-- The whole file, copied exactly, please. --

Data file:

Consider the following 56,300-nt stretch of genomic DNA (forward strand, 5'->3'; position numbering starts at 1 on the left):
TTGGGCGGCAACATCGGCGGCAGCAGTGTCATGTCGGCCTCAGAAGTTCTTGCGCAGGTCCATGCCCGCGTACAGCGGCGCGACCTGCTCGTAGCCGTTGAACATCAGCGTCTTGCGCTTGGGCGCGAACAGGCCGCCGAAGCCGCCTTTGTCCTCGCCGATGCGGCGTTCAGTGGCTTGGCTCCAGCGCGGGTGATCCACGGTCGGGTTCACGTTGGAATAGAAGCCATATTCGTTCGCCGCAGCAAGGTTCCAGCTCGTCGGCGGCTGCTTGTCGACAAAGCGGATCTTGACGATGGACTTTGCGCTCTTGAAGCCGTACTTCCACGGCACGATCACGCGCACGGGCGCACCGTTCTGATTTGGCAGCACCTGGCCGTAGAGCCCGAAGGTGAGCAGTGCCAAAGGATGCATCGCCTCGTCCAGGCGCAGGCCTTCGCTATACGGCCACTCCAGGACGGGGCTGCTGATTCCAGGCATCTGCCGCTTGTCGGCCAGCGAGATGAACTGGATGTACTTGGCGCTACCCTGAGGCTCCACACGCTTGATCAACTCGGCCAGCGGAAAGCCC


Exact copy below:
Consider the following 56,300-nt stretch of genomic DNA (forward strand, 5'->3'; position numbering starts at 1 on the left):
TTGGGCGGCAACATCGGCGGCAGCAGTGTCATGTCGGCCTCAGAAGTTCTTGCGCAGGTCCATGCCCGCGTACAGCGGCGCGACCTGCTCGTAGCCGTTGAACATCAGCGTCTTGCGCTTGGGCGCGAACAGGCCGCCGAAGCCGCCTTTGTCCTCGCCGATGCGGCGTTCAGTGGCTTGGCTCCAGCGCGGGTGATCCACGGTCGGGTTCACGTTGGAATAGAAGCCATATTCGTTCGCCGCAGCAAGGTTCCAGCTCGTCGGCGGCTGCTTGTCGACAAAGCGGATCTTGACGATGGACTTTGCGCTCTTGAAGCCGTACTTCCACGGCACGATCACGCGCACGGGCGCACCGTTCTGATTTGGCAGCACCTGGCCGTAGAGCCCGAAGGTGAGCAGTGCCAAAGGATGCATCGCCTCGTCCAGGCGCAGGCCTTCGCTATACGGCCACTCCAGGACGGGGCTGCTGATTCCAGGCATCTGCCGCTTGTCGGCCAGCGAGATGAACTGGATGTACTTGGCGCTACCCTGAGGCTCCACACGCTTGATCAACTCGGCCAGCGGAAAGCCC